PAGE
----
• The last sink is the terrestrial one. It results from an increase in plant growth due to a higher \rm{CO_2}atmospheric concentration and the lengthening of the growing season due to climate change. It is noted S_{\rm{land}}. It is different from E_{\rm{luc}}as it does not include direct human land usage. Its measurement is also model based.

Global Carbon Budget

The global carbon budget equation equalizes the anthropogenic emissions to the sinks:

E_{\rm{fos}} + E_{\rm{luc}} = G_{\rm{atm}} + S_{\rm{ocean}} + S_{\rm{land}} + B_{\rm{im}}

You may have notice that a new term, B_{\rm{im}}, appeared. In reality global emissions are fully partitioned between the atmosphere, the ocean and the land. In practice, because all terms in the equation are measured with an uncertainty, the reported numbers do not add up to zero. The resulting sum is coined the budget imbalance B_{\rm{im}}. The graph below, taken from the Global Carbon Budget 2020 publication, shows the emissions and their distribution among the different sinks. It shows the cumulative changes in giga-tons of carbon (GtC) since 1850, as well as mean fluxes in giga-tons of carbon per year (GtCyr^{-1}) between 2010 and 2019.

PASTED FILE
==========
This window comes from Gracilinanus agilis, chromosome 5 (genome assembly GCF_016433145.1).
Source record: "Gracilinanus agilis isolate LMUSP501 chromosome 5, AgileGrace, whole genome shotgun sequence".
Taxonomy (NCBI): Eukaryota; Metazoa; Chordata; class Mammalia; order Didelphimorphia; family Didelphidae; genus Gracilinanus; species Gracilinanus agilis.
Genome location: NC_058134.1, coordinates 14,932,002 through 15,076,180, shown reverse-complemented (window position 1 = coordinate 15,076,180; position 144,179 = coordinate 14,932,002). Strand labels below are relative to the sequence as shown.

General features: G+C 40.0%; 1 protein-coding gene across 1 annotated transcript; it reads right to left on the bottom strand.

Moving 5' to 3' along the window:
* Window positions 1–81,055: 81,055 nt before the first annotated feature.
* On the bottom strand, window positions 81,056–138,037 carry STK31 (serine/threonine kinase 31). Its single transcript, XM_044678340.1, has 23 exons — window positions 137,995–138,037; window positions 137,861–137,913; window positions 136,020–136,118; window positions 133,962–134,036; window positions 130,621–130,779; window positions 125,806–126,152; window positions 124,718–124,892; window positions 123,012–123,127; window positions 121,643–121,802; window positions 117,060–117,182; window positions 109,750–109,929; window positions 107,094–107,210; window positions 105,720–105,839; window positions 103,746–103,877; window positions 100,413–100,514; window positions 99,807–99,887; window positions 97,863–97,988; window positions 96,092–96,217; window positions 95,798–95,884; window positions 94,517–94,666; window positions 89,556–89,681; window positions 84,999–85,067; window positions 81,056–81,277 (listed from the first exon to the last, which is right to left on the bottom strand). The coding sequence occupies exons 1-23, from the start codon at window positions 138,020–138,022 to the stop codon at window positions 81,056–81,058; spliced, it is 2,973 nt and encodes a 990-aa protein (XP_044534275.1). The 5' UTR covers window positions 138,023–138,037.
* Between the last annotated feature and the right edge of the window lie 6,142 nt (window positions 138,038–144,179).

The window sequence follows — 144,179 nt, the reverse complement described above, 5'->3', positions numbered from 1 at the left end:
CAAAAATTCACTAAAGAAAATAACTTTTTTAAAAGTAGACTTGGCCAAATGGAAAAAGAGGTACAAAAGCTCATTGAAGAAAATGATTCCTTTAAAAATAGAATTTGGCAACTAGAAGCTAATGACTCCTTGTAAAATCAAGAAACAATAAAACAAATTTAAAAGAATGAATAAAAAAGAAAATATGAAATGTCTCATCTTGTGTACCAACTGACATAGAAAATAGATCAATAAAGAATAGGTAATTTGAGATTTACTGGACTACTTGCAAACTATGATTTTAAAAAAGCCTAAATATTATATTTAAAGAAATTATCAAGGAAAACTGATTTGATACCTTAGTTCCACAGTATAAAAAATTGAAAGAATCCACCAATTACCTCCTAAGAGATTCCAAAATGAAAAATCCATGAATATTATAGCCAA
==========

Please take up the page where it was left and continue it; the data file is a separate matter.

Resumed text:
We see that in both cases the budget imbalance is small, indicating that the overall budget is consistent. Since 2010, 85% of anthropogenic \rm{CO_2}emissions are due to fossil fuel usage while the remaining 15% belong to land usage. About 46% of the \rm{CO_2}is going to the atmosphere while around 31% is going into the terrestrial biosphere sink and 23% to the ocean sink.